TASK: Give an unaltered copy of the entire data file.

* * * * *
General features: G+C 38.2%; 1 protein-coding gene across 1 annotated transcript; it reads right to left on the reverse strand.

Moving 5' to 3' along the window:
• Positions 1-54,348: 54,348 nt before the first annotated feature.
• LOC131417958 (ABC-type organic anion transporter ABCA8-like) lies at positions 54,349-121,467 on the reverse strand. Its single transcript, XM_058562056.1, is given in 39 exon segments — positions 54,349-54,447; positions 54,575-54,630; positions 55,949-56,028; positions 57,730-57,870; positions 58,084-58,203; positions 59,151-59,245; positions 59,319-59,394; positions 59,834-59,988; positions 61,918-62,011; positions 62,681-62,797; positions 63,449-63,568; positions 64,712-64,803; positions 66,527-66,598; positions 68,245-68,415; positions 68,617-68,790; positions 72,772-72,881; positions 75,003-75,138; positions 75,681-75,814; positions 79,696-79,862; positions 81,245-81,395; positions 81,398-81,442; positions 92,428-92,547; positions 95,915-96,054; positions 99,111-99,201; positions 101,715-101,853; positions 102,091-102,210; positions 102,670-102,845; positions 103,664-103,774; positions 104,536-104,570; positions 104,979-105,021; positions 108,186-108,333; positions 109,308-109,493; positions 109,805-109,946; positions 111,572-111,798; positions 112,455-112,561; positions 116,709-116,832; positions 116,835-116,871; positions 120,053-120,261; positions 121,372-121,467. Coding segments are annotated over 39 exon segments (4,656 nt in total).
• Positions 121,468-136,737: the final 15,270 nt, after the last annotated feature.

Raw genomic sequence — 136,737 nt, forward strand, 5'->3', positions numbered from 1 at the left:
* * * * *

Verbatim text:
General features: G+C 38.2%; 1 protein-coding gene across 1 annotated transcript; it reads right to left on the reverse strand.

Moving 5' to 3' along the window:
• Positions 1-54,348: 54,348 nt before the first annotated feature.
• LOC131417958 (ABC-type organic anion transporter ABCA8-like) lies at positions 54,349-121,467 on the reverse strand. Its single transcript, XM_058562056.1, is given in 39 exon segments — positions 54,349-54,447; positions 54,575-54,630; positions 55,949-56,028; positions 57,730-57,870; positions 58,084-58,203; positions 59,151-59,245; positions 59,319-59,394; positions 59,834-59,988; positions 61,918-62,011; positions 62,681-62,797; positions 63,449-63,568; positions 64,712-64,803; positions 66,527-66,598; positions 68,245-68,415; positions 68,617-68,790; positions 72,772-72,881; positions 75,003-75,138; positions 75,681-75,814; positions 79,696-79,862; positions 81,245-81,395; positions 81,398-81,442; positions 92,428-92,547; positions 95,915-96,054; positions 99,111-99,201; positions 101,715-101,853; positions 102,091-102,210; positions 102,670-102,845; positions 103,664-103,774; positions 104,536-104,570; positions 104,979-105,021; positions 108,186-108,333; positions 109,308-109,493; positions 109,805-109,946; positions 111,572-111,798; positions 112,455-112,561; positions 116,709-116,832; positions 116,835-116,871; positions 120,053-120,261; positions 121,372-121,467. Coding segments are annotated over 39 exon segments (4,656 nt in total).
• Positions 121,468-136,737: the final 15,270 nt, after the last annotated feature.

Raw genomic sequence — 136,737 nt, forward strand, 5'->3', positions numbered from 1 at the left: